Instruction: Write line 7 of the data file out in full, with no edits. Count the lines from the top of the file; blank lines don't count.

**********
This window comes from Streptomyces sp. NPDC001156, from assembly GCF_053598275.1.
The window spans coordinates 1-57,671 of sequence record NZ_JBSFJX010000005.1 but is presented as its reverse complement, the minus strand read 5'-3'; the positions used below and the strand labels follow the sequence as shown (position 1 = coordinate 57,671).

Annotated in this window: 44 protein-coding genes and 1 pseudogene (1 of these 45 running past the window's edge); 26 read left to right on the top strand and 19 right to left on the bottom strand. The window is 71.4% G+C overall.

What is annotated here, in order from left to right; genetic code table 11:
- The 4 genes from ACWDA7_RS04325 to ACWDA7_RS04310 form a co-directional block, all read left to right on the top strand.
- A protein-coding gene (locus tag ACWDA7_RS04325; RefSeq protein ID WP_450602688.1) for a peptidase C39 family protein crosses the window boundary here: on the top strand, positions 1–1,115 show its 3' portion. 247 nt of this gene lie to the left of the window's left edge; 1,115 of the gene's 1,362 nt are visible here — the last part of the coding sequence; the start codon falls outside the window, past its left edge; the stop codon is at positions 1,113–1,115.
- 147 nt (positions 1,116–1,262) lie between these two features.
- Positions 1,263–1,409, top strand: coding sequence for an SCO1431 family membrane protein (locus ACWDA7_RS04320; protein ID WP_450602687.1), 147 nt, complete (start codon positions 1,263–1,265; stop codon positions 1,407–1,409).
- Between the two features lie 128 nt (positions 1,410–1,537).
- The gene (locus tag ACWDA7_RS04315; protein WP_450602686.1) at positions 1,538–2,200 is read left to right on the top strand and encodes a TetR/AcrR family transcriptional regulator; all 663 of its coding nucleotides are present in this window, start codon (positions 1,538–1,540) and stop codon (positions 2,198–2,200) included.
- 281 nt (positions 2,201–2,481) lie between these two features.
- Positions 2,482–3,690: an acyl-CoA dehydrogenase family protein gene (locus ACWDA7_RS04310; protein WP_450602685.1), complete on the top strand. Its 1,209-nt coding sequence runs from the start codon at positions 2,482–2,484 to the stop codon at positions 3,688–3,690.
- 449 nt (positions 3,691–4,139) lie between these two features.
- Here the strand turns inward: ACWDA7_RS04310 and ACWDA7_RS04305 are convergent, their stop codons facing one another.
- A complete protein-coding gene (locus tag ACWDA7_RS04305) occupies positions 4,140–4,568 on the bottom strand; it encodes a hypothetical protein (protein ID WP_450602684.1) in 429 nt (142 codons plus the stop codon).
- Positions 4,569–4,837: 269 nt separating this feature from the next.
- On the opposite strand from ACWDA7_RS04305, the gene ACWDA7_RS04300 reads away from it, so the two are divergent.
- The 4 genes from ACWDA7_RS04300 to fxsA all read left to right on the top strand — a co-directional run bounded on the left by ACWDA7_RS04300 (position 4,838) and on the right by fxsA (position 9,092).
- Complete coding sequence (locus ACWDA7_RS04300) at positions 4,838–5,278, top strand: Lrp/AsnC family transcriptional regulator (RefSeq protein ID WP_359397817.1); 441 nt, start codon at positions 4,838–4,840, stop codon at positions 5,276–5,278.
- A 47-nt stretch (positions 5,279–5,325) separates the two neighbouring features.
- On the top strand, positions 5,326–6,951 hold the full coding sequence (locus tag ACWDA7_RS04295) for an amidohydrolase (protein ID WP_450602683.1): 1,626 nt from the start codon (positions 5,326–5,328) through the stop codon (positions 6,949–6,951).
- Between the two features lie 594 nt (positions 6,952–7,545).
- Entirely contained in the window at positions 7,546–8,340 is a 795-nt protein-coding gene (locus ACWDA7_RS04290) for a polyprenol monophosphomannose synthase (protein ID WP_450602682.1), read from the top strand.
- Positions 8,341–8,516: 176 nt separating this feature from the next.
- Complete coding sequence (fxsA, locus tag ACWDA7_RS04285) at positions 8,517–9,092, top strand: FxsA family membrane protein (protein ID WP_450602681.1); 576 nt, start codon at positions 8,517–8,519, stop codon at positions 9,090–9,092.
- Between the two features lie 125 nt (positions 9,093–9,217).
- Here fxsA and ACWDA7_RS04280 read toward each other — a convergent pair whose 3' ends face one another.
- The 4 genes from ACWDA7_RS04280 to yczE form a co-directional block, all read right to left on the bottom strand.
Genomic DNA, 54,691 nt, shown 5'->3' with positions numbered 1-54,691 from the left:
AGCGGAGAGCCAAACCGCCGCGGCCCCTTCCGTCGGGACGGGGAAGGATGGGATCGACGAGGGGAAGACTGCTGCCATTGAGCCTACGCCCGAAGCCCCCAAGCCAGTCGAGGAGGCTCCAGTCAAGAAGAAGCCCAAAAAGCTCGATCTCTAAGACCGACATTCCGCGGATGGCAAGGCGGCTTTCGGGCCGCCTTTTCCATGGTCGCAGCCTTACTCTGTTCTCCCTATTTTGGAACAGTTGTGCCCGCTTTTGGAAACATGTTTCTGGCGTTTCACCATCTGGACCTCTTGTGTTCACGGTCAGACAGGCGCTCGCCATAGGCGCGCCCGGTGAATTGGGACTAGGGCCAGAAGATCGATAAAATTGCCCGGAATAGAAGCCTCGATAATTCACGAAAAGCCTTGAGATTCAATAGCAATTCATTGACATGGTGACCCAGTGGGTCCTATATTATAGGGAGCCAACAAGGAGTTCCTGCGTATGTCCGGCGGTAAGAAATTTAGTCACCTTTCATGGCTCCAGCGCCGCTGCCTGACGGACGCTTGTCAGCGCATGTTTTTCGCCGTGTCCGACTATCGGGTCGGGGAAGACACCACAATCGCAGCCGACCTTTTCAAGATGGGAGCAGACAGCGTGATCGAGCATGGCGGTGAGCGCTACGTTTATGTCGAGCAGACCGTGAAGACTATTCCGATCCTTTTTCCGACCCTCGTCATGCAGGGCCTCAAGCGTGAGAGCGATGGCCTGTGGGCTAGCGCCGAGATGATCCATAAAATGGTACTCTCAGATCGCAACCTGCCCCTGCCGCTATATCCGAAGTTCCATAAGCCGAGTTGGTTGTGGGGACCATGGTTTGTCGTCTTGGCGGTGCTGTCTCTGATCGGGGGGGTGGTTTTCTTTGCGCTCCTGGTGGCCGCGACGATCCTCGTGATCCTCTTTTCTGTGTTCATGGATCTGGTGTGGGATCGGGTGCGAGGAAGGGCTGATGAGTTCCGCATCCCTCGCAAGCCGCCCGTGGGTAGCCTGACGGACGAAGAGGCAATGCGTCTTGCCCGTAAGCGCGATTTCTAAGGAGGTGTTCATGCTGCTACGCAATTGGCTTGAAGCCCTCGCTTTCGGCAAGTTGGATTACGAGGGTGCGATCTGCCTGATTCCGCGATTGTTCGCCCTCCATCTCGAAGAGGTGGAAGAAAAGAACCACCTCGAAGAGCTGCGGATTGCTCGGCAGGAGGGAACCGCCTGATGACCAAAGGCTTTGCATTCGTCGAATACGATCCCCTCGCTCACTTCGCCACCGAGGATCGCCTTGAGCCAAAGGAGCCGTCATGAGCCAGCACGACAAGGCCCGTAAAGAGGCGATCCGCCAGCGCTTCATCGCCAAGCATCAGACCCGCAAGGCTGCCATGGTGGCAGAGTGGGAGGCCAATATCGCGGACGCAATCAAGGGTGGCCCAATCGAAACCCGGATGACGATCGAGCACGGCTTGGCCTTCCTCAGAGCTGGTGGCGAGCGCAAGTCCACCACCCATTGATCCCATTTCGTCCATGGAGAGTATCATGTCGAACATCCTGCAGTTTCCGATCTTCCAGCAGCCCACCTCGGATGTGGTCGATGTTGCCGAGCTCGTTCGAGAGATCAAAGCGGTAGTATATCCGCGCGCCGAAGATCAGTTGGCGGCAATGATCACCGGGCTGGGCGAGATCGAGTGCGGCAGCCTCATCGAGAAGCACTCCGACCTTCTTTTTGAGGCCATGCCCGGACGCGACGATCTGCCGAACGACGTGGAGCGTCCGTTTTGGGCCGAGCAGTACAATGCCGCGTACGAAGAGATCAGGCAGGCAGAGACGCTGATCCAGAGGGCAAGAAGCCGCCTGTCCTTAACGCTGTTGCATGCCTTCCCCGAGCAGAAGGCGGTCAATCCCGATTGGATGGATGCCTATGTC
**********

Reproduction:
- 147 nt (positions 1,116–1,262) lie between these two features.